History's People: Warren Mercer was County's Santa Claus

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Rob Lukens, Ph.D.
Originally Published in the Daily Local News
Release Date: 
December 15, 2011

If you look in the history books to read about Santa Claus, you'll discover a tale that is millennia old and involved countless people in the making.  Harkening from fourth-century Turkey, a monk named St. Nicholas became legendary for his kindness. His name morphed into the Dutch “Sinter Klaas,” and eventually “Santa Claus.”  In the U.S., poet Clement Moore forged Santa's modern tale with his 1820s poem Twas the Night Before Christmas and cartoonist Thomas Nast helped put a face, beard, and cap with the story.

Now, if you look to Chester County's past for the legend of St. Nicholas, one person's name comes to mind – that of West Chester resident Warren Mercer. For over four decades, between 1941 and 1984 when he hung up his red cap in retirement, Mercer delighted thousands of Chester Countians as their real Santa.

Born in 1906, Mercer lived and worked in the West Chester area his entire life. By day, he was a plaster worker for West Chester University. But as the weather cooled in the fall, Mercer's life took on extraordinary importance to the fabric of Chester County.

It all began in Downingtown in 1941. As he relayed in a 1970 Daily Local News article, "I grew up on a farm and we never got to see Santa." So when he decided to start portraying him in 1941, he "wanted to look just like the Santa I remembered from the old pictures we had," according to Mercer.  Mercer delighted children with appearances at the 1701 Log Cabin and other venues in Downingtown. 

After seventeen years in Downingtown, Mercer's venue changed to Mosteller's Department Store at Church and Gay Streets in West Chester.  Harold Barnett, former advertising director for Mosteller's, distinctly remembers Mercer's impact on the many kids that flocked to the store every year.  Mercer arrived in dramatic fashion, climbing a fire engine ladder to the third floor of the store, followed by an entourage of elves.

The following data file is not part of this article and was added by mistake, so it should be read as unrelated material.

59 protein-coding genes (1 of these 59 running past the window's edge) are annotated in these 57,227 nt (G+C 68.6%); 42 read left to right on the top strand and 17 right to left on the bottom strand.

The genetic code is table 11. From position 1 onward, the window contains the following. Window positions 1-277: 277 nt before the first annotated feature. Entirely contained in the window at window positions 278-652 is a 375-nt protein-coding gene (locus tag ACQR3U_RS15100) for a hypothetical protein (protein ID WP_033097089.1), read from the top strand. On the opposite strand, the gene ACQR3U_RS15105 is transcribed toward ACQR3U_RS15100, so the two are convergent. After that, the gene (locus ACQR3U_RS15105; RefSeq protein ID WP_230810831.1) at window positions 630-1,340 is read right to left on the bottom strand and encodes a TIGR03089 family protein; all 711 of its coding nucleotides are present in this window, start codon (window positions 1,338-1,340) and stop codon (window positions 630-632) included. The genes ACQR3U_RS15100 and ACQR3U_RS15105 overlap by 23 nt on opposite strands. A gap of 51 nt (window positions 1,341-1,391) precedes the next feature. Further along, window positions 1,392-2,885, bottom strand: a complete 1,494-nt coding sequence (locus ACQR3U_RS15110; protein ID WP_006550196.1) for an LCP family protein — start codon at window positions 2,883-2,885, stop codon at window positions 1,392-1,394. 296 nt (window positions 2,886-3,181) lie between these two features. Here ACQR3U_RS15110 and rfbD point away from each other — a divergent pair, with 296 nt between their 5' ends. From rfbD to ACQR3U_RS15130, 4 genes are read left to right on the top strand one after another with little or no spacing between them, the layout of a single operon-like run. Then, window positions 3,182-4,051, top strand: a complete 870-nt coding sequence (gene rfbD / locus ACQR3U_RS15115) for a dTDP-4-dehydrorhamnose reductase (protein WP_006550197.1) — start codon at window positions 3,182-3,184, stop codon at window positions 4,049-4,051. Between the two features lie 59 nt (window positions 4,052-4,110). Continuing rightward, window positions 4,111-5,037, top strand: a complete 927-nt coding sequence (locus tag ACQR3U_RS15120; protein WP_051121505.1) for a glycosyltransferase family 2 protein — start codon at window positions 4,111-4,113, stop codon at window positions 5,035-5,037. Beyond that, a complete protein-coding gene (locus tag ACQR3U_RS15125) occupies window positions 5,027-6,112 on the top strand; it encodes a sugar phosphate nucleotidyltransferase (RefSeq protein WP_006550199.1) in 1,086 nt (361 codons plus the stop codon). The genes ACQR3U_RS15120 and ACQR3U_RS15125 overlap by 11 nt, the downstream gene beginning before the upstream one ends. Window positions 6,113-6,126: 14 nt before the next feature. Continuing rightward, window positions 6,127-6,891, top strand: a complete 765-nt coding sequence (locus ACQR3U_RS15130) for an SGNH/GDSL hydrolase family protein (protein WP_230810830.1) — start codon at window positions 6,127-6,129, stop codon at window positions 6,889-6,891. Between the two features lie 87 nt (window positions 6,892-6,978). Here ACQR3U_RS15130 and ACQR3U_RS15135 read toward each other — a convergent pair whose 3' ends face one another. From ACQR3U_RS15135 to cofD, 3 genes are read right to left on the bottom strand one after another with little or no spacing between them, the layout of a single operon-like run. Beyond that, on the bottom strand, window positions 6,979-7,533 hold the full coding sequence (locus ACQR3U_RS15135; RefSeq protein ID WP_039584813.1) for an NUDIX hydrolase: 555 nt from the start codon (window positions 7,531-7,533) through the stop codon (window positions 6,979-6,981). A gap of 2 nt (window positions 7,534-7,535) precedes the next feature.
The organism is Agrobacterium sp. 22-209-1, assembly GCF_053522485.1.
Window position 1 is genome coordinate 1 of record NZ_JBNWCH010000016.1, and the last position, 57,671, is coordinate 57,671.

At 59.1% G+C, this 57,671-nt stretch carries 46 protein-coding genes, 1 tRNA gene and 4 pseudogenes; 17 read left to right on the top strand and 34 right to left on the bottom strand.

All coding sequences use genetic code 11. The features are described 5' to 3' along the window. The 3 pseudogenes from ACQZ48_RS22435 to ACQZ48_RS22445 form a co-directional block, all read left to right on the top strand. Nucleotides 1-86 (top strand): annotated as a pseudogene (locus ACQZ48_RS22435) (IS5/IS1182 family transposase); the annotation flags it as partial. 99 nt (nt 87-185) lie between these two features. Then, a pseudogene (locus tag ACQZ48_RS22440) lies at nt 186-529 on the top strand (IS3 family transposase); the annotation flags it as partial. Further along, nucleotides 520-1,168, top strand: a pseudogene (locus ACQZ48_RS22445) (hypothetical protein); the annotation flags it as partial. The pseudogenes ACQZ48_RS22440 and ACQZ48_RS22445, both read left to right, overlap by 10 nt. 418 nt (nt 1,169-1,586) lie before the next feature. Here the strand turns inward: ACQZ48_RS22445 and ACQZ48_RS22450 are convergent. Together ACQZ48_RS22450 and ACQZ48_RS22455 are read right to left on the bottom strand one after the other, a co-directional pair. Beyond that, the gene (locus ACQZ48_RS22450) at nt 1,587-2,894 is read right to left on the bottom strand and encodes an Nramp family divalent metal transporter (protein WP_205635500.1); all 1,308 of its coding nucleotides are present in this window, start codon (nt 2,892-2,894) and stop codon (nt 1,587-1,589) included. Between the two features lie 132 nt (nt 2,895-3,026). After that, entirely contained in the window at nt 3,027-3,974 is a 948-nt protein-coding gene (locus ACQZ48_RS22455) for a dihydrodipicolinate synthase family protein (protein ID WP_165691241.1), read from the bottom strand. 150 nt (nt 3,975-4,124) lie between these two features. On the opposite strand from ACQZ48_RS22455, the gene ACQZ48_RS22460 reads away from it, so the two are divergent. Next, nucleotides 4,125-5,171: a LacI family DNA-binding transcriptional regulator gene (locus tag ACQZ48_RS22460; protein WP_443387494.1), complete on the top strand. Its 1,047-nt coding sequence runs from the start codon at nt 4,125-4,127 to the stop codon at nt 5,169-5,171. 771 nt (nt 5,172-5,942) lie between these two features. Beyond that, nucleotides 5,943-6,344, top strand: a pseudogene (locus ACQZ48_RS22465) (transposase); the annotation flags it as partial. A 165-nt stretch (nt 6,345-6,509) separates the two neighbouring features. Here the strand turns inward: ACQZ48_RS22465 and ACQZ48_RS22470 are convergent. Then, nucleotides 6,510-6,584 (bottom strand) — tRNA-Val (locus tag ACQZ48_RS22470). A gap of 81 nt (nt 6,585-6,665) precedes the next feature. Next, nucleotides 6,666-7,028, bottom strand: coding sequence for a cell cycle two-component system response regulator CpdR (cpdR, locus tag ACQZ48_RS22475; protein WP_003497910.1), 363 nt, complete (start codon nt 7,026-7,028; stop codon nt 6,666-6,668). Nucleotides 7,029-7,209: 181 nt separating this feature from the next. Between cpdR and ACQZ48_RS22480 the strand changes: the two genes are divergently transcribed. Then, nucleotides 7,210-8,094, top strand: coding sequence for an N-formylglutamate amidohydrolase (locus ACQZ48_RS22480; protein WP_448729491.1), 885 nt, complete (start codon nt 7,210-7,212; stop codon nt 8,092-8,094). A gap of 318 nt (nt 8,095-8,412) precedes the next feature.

"He was a great guy to work with," Barnett remembers, "and he looked and acted the part." Barnett, who had four girls of his own, remarks today that "his rapport with children was unbelievable."

Lori Amway, Mercer's grandniece, will never forget her great uncle Warren. She visited him several times as Santa in the 1960s and 1970s. When she was eight or nine, the secret unraveled in front of her when she overheard her grandmother say to Santa "Ok, Warren, I'll see you Sunday for dinner."

To fully grasp the impact of Mercer's life as Santa, consider all of the venues where he would appear in addition to his regular job and work at Mosteller's.   For decades, he visited sick people of all ages at Chester County Hospital, delivering gifts and holiday cheer on Christmas Day. He frequented nursing homes, day cares, and facilities for special needs children.  He would even visit private homes for those most in need.

Mercer would never accept money for his appearances. In fact,  if families could not afford presents, he was known to take down their names and addresses down and send them gifts.

When he died in 1989, he had already been retired for five years. But his legacy lives on in the memories of those who visited him year after year.  Warren Mercer is the only Santa Claus to be immortalized at the Chester County Historical Society, as his suit is part of the permanent collections. The last time the suit was on display, in 2007, patrons were moved to tears in viewing it. Along with his suit, CCHS cares for a collection of clippings, photographs, and most important of all, an archive of letters to Santa which Mercer saved with care.

As I learned about the life and legacy of Warren Mercer, it made me think of my first memory of Santa Claus. It was not a good one. I was in kindergarten and Santa came for a visit. My fellow kindergartners chortled with joy as he entered the classroom and sat down to distribute candy canes.

Unfortunately, I was in the front row - too close, as it turns out. My stomach churned with horror when I saw clear up under his beard. The revelation hit me - it was the janitor!  From that point on, I was forever skeptical whenever I came across the big man in the red suit.

If it was only Warren Mercer in my classroom that day, I'd probably still believe today.

Caption: Warren Mercer, 1950. Mercer's four-plus decades of appearances as Santa Claus began in Downingtown in 1941. Courtesy of the Chester County Historical Society, West Chester, PA.